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I am interested in your thoughts about the the pitfalls of joining two or more tables from different databases. I'll try to give an example.

Suppose table Table1 is located in DatabaseA database and Table2 is located in DatabaseB . Let's say i have a view, in DatabaseA that pulls out some data from Table1, and some other tables in DatabaseA'.

This view is used to push data to another database, let's call this one, unimaginatevely, DatabaseC.

If i need some data from Table2, my instinct is to join directly Table2 in this view, sort of like this table1 inner join DatabaseB..table2 on [some columns]

Doing this is pretty simple and quick, but i have a nagging voice in my head that keeps telling me not to do this. My worries are about not being able to track down all the objects depending on Table2, so if I change something there, I have to be very carefull and remember everywhere i use this table. So, sort of like breaking SRP for this view (and two databases), because this view can change from two different actions (performed on two different databases: Changing Table1 or changing Table2)

I am interested in your opinions. Is this a good or bad idea? What would be the problems with this approach (performance wise, maintainence wise and so on) and if you have a real world experience where this approach either was a big mistake or was a life saver for you.

P.S: I've searched this topic on google and SO, but could not find anything related to this. I will gladly take the minus votes, duplicate questions and other 'reprimands' from SO users just to have a different view on this problem.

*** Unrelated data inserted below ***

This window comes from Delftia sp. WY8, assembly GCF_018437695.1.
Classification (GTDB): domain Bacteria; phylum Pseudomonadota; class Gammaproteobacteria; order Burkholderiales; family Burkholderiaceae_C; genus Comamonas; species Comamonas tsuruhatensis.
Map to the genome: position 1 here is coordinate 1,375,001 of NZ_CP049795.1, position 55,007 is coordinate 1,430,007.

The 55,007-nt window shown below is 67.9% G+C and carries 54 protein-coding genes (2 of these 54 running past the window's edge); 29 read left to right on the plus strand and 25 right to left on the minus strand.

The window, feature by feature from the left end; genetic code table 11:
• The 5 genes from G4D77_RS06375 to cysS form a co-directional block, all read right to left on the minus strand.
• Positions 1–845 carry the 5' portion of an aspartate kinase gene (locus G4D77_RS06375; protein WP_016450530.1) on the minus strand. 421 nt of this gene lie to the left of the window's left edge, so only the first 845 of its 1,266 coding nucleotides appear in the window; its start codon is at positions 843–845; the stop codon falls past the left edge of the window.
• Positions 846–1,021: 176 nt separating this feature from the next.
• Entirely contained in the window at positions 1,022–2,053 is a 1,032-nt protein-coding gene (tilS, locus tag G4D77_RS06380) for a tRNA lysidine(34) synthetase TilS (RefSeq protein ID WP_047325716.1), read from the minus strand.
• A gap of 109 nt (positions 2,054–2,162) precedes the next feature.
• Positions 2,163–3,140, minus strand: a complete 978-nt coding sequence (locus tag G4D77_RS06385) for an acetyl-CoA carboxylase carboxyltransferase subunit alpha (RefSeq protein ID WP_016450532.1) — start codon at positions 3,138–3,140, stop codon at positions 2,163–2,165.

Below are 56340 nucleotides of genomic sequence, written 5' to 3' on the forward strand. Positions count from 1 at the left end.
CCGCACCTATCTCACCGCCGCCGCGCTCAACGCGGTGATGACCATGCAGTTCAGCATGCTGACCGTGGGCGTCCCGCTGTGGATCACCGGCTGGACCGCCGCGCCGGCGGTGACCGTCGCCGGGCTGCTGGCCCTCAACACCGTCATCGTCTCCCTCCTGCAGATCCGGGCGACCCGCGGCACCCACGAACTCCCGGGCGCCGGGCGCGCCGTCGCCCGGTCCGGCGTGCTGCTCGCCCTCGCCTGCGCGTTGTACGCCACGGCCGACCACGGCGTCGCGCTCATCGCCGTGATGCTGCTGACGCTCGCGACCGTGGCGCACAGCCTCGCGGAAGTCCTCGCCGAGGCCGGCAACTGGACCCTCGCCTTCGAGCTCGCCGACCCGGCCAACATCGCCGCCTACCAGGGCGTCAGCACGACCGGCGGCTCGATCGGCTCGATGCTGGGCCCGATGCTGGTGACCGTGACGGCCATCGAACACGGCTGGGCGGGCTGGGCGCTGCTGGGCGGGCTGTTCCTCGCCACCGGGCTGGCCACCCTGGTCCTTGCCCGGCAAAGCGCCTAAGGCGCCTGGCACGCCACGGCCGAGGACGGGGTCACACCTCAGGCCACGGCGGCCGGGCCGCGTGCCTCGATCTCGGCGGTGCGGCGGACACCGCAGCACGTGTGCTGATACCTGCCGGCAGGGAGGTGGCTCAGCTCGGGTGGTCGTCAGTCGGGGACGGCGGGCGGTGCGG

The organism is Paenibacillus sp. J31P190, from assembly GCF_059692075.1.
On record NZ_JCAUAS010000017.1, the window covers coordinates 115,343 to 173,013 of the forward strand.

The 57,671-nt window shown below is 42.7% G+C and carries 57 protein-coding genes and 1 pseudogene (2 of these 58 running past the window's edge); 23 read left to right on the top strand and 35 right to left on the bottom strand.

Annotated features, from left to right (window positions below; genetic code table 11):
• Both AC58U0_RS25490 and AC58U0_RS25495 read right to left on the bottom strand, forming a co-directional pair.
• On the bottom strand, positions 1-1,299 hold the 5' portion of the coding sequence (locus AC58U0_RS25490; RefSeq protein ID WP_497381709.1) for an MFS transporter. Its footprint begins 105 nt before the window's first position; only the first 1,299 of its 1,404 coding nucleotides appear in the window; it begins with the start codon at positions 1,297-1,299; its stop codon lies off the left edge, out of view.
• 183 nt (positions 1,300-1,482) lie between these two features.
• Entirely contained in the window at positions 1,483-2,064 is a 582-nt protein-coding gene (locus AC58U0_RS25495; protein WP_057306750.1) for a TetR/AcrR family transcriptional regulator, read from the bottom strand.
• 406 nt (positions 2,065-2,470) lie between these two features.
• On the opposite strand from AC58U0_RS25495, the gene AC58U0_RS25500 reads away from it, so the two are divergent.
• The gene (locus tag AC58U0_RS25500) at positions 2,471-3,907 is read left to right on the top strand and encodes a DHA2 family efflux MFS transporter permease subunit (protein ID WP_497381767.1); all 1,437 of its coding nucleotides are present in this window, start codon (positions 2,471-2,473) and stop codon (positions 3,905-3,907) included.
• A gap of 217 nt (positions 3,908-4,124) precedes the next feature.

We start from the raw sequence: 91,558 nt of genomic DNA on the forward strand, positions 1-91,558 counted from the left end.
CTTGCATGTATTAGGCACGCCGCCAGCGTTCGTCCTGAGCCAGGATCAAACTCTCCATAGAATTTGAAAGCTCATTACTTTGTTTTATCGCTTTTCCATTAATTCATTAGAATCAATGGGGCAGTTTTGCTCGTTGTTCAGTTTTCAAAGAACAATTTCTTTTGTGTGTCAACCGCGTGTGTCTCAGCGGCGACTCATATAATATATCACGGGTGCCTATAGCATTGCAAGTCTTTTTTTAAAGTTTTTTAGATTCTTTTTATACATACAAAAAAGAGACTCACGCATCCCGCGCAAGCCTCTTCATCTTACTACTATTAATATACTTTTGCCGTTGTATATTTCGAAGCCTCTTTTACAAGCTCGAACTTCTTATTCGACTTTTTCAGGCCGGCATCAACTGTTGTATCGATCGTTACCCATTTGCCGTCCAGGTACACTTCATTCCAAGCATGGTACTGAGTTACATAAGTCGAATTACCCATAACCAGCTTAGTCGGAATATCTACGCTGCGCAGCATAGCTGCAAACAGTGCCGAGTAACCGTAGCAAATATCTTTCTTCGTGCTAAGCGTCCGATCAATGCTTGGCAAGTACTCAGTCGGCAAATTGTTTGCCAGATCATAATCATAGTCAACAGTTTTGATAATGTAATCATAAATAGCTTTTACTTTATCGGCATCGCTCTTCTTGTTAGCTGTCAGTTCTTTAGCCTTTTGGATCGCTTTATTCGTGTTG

P.P.S: I am using SQL Server 2005.

Thank you and hope i made myself clear:)

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5 Answers 5

up vote 21 down vote accepted

If they are on the same server, there is no real problem pulling from separate database. In fact, you may want to separate them for good reasons. For instance if you have a combination of transactional tables and lookup tables that are imported from files. The transactional data needs full recovery and frequent transactional log backups to be able to properly restore, the lookup data does not and can benefit from being in a database in simple recovery mode.

We have many different databases our applications use and we cross databases in queries all the time. As long as the indexing is done properly, there has been no noticable performance difference. The biggest potential issue is for data integrity as you can't set up foreign keys across databases. This can be handled in triggers if need be though.

Now when the databases are on different servers, there can be a performance problem and getting the data is more complicated.

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+1 For bringing up the inter-server issues. – JNK Feb 28 '11 at 16:37
Thank you for bringing up server issues. I believe this will be our future setup (databases on separate servers) and it's good to plan ahead. – Radu Caprescu Mar 2 '11 at 16:22
Short and clear answer. – Tejasvi Hegde Jul 5 '14 at 7:25

Like everything else in SQL, it depends.

At my job, we do this a LOT. We have very large data sets, and separate DBs for header and detail level records, then additional DBs for reports or tables that we build off of other data, etc etc.

There's not really a performance issue from joining across DBs, and in some cases depending on your hardware setup it may be FASTER. If DatabaseA and DatabaseB are on separate physical drives with different controllers, it will likely be faster to run a query joining those than if they were in the same DB on the same volume.

Maintenance can be an issue but no more than for any other database/tables. It's not like you have different versions of the same tables, you just have those tables in different DBs.